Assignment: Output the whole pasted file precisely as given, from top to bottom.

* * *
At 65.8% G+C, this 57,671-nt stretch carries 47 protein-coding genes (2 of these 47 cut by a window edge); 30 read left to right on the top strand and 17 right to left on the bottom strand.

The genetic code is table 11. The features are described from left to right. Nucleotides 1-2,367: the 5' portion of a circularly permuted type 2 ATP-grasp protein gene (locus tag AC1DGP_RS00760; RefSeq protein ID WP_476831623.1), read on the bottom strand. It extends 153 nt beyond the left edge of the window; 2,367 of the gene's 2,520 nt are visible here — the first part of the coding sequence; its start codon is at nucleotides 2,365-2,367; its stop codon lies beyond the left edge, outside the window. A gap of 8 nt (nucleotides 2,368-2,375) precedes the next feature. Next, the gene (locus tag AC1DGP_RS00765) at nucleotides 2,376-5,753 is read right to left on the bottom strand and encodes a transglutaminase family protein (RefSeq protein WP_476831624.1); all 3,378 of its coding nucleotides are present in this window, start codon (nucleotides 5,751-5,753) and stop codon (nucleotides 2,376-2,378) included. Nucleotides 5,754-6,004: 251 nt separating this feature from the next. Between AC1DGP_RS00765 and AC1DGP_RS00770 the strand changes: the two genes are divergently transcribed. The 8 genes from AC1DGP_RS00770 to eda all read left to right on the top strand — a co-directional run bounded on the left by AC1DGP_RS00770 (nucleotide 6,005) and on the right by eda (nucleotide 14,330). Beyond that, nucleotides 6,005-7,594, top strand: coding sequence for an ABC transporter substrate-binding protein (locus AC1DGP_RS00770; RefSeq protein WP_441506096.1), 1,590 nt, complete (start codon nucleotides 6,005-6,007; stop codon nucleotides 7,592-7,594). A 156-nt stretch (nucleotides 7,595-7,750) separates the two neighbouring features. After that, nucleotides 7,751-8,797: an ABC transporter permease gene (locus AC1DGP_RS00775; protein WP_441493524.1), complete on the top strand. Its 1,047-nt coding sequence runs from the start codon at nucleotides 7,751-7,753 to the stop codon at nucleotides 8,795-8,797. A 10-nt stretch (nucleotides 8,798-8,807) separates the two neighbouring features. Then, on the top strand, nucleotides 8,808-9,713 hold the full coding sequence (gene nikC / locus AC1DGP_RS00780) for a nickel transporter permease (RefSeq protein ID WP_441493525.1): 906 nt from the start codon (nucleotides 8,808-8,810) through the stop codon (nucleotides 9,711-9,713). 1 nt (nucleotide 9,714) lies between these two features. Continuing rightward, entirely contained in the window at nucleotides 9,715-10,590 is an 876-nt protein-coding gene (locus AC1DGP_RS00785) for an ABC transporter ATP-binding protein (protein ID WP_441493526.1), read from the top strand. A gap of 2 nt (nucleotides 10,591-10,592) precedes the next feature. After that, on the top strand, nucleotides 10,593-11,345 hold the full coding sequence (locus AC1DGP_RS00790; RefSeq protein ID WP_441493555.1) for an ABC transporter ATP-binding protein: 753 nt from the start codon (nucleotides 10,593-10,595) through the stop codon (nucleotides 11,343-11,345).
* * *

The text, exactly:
At 65.8% G+C, this 57,671-nt stretch carries 47 protein-coding genes (2 of these 47 cut by a window edge); 30 read left to right on the top strand and 17 right to left on the bottom strand.

The genetic code is table 11. The features are described from left to right. Nucleotides 1-2,367: the 5' portion of a circularly permuted type 2 ATP-grasp protein gene (locus tag AC1DGP_RS00760; RefSeq protein ID WP_476831623.1), read on the bottom strand. It extends 153 nt beyond the left edge of the window; 2,367 of the gene's 2,520 nt are visible here — the first part of the coding sequence; its start codon is at nucleotides 2,365-2,367; its stop codon lies beyond the left edge, outside the window. A gap of 8 nt (nucleotides 2,368-2,375) precedes the next feature. Next, the gene (locus tag AC1DGP_RS00765) at nucleotides 2,376-5,753 is read right to left on the bottom strand and encodes a transglutaminase family protein (RefSeq protein WP_476831624.1); all 3,378 of its coding nucleotides are present in this window, start codon (nucleotides 5,751-5,753) and stop codon (nucleotides 2,376-2,378) included. Nucleotides 5,754-6,004: 251 nt separating this feature from the next. Between AC1DGP_RS00765 and AC1DGP_RS00770 the strand changes: the two genes are divergently transcribed. The 8 genes from AC1DGP_RS00770 to eda all read left to right on the top strand — a co-directional run bounded on the left by AC1DGP_RS00770 (nucleotide 6,005) and on the right by eda (nucleotide 14,330). Beyond that, nucleotides 6,005-7,594, top strand: coding sequence for an ABC transporter substrate-binding protein (locus AC1DGP_RS00770; RefSeq protein WP_441506096.1), 1,590 nt, complete (start codon nucleotides 6,005-6,007; stop codon nucleotides 7,592-7,594). A 156-nt stretch (nucleotides 7,595-7,750) separates the two neighbouring features. After that, nucleotides 7,751-8,797: an ABC transporter permease gene (locus AC1DGP_RS00775; protein WP_441493524.1), complete on the top strand. Its 1,047-nt coding sequence runs from the start codon at nucleotides 7,751-7,753 to the stop codon at nucleotides 8,795-8,797. A 10-nt stretch (nucleotides 8,798-8,807) separates the two neighbouring features. Then, on the top strand, nucleotides 8,808-9,713 hold the full coding sequence (gene nikC / locus AC1DGP_RS00780) for a nickel transporter permease (RefSeq protein ID WP_441493525.1): 906 nt from the start codon (nucleotides 8,808-8,810) through the stop codon (nucleotides 9,711-9,713). 1 nt (nucleotide 9,714) lies between these two features. Continuing rightward, entirely contained in the window at nucleotides 9,715-10,590 is an 876-nt protein-coding gene (locus AC1DGP_RS00785) for an ABC transporter ATP-binding protein (protein ID WP_441493526.1), read from the top strand. A gap of 2 nt (nucleotides 10,591-10,592) precedes the next feature. After that, on the top strand, nucleotides 10,593-11,345 hold the full coding sequence (locus AC1DGP_RS00790; RefSeq protein ID WP_441493555.1) for an ABC transporter ATP-binding protein: 753 nt from the start codon (nucleotides 10,593-10,595) through the stop codon (nucleotides 11,343-11,345).